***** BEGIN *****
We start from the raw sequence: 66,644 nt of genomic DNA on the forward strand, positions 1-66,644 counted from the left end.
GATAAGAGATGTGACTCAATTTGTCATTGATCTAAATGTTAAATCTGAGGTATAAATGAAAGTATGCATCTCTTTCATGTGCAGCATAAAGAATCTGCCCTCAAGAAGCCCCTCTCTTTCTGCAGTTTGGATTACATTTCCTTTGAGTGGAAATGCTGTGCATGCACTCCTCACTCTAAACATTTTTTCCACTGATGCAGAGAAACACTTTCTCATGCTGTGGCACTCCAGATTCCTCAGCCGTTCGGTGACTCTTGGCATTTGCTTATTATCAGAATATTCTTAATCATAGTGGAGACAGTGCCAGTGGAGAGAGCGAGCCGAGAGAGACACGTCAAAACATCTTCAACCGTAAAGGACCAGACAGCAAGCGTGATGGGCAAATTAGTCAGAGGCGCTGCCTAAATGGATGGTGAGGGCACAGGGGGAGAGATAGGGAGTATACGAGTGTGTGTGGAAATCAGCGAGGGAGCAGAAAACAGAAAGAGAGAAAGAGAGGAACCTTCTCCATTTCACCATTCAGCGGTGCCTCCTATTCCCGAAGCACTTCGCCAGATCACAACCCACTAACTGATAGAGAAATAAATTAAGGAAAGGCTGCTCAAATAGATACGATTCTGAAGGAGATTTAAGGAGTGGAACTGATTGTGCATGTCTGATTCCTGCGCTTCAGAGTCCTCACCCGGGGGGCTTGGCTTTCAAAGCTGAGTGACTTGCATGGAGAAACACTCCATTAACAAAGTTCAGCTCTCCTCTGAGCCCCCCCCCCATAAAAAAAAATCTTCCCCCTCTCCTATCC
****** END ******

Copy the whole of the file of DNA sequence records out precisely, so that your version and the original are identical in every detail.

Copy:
We start from the raw sequence: 66,644 nt of genomic DNA on the forward strand, positions 1-66,644 counted from the left end.
GATAAGAGATGTGACTCAATTTGTCATTGATCTAAATGTTAAATCTGAGGTATAAATGAAAGTATGCATCTCTTTCATGTGCAGCATAAAGAATCTGCCCTCAAGAAGCCCCTCTCTTTCTGCAGTTTGGATTACATTTCCTTTGAGTGGAAATGCTGTGCATGCACTCCTCACTCTAAACATTTTTTCCACTGATGCAGAGAAACACTTTCTCATGCTGTGGCACTCCAGATTCCTCAGCCGTTCGGTGACTCTTGGCATTTGCTTATTATCAGAATATTCTTAATCATAGTGGAGACAGTGCCAGTGGAGAGAGCGAGCCGAGAGAGACACGTCAAAACATCTTCAACCGTAAAGGACCAGACAGCAAGCGTGATGGGCAAATTAGTCAGAGGCGCTGCCTAAATGGATGGTGAGGGCACAGGGGGAGAGATAGGGAGTATACGAGTGTGTGTGGAAATCAGCGAGGGAGCAGAAAACAGAAAGAGAGAAAGAGAGGAACCTTCTCCATTTCACCATTCAGCGGTGCCTCCTATTCCCGAAGCACTTCGCCAGATCACAACCCACTAACTGATAGAGAAATAAATTAAGGAAAGGCTGCTCAAATAGATACGATTCTGAAGGAGATTTAAGGAGTGGAACTGATTGTGCATGTCTGATTCCTGCGCTTCAGAGTCCTCACCCGGGGGGCTTGGCTTTCAAAGCTGAGTGACTTGCATGGAGAAACACTCCATTAACAAAGTTCAGCTCTCCTCTGAGCCCCCCCCCCATAAAAAAAAATCTTCCCCCTCTCCTATCC